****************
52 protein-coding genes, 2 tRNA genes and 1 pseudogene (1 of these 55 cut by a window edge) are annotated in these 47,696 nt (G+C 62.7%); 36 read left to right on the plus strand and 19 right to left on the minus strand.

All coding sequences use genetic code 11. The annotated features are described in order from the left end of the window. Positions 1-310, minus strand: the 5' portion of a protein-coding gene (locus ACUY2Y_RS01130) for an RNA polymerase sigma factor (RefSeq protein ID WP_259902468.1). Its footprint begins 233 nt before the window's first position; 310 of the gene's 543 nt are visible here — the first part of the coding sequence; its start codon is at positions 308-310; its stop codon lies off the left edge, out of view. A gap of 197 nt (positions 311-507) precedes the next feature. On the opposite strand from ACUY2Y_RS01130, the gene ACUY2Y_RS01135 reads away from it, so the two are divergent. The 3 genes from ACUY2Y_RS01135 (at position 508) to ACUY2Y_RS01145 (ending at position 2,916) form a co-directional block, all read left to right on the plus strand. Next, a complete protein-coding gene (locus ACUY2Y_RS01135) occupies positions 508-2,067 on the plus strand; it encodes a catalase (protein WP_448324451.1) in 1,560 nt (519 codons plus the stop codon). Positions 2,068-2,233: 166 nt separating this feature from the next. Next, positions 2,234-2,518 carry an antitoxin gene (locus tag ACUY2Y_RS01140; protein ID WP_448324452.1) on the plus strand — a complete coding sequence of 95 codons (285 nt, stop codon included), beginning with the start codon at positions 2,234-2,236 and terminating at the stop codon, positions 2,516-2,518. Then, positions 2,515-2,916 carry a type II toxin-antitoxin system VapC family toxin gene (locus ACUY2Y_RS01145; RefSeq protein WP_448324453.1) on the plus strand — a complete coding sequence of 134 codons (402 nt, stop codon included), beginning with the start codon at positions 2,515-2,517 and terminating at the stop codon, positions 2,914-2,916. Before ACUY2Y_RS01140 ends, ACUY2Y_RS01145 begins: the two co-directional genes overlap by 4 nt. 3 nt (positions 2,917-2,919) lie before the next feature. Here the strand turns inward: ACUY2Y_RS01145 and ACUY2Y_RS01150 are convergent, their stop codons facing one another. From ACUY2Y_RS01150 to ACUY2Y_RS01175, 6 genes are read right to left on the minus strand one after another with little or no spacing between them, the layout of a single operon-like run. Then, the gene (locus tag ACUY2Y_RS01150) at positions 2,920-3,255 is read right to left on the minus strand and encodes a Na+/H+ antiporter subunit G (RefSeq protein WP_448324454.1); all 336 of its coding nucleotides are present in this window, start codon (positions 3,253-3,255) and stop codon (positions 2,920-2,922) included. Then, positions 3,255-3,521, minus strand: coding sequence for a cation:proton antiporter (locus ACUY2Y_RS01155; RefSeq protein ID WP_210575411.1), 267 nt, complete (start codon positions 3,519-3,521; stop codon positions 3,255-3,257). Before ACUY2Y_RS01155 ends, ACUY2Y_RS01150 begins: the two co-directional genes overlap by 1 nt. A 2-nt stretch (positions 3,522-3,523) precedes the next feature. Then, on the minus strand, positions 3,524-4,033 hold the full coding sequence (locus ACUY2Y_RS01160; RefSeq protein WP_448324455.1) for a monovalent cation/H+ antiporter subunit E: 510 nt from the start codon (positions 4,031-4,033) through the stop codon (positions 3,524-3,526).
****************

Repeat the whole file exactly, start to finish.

52 protein-coding genes, 2 tRNA genes and 1 pseudogene (1 of these 55 cut by a window edge) are annotated in these 47,696 nt (G+C 62.7%); 36 read left to right on the plus strand and 19 right to left on the minus strand.

All coding sequences use genetic code 11. The annotated features are described in order from the left end of the window. Positions 1-310, minus strand: the 5' portion of a protein-coding gene (locus ACUY2Y_RS01130) for an RNA polymerase sigma factor (RefSeq protein ID WP_259902468.1). Its footprint begins 233 nt before the window's first position; 310 of the gene's 543 nt are visible here — the first part of the coding sequence; its start codon is at positions 308-310; its stop codon lies off the left edge, out of view. A gap of 197 nt (positions 311-507) precedes the next feature. On the opposite strand from ACUY2Y_RS01130, the gene ACUY2Y_RS01135 reads away from it, so the two are divergent. The 3 genes from ACUY2Y_RS01135 (at position 508) to ACUY2Y_RS01145 (ending at position 2,916) form a co-directional block, all read left to right on the plus strand. Next, a complete protein-coding gene (locus ACUY2Y_RS01135) occupies positions 508-2,067 on the plus strand; it encodes a catalase (protein WP_448324451.1) in 1,560 nt (519 codons plus the stop codon). Positions 2,068-2,233: 166 nt separating this feature from the next. Next, positions 2,234-2,518 carry an antitoxin gene (locus tag ACUY2Y_RS01140; protein ID WP_448324452.1) on the plus strand — a complete coding sequence of 95 codons (285 nt, stop codon included), beginning with the start codon at positions 2,234-2,236 and terminating at the stop codon, positions 2,516-2,518. Then, positions 2,515-2,916 carry a type II toxin-antitoxin system VapC family toxin gene (locus ACUY2Y_RS01145; RefSeq protein WP_448324453.1) on the plus strand — a complete coding sequence of 134 codons (402 nt, stop codon included), beginning with the start codon at positions 2,515-2,517 and terminating at the stop codon, positions 2,914-2,916. Before ACUY2Y_RS01140 ends, ACUY2Y_RS01145 begins: the two co-directional genes overlap by 4 nt. 3 nt (positions 2,917-2,919) lie before the next feature. Here the strand turns inward: ACUY2Y_RS01145 and ACUY2Y_RS01150 are convergent, their stop codons facing one another. From ACUY2Y_RS01150 to ACUY2Y_RS01175, 6 genes are read right to left on the minus strand one after another with little or no spacing between them, the layout of a single operon-like run. Then, the gene (locus tag ACUY2Y_RS01150) at positions 2,920-3,255 is read right to left on the minus strand and encodes a Na+/H+ antiporter subunit G (RefSeq protein WP_448324454.1); all 336 of its coding nucleotides are present in this window, start codon (positions 3,253-3,255) and stop codon (positions 2,920-2,922) included. Then, positions 3,255-3,521, minus strand: coding sequence for a cation:proton antiporter (locus ACUY2Y_RS01155; RefSeq protein ID WP_210575411.1), 267 nt, complete (start codon positions 3,519-3,521; stop codon positions 3,255-3,257). Before ACUY2Y_RS01155 ends, ACUY2Y_RS01150 begins: the two co-directional genes overlap by 1 nt. A 2-nt stretch (positions 3,522-3,523) precedes the next feature. Then, on the minus strand, positions 3,524-4,033 hold the full coding sequence (locus ACUY2Y_RS01160; RefSeq protein WP_448324455.1) for a monovalent cation/H+ antiporter subunit E: 510 nt from the start codon (positions 4,031-4,033) through the stop codon (positions 3,524-3,526).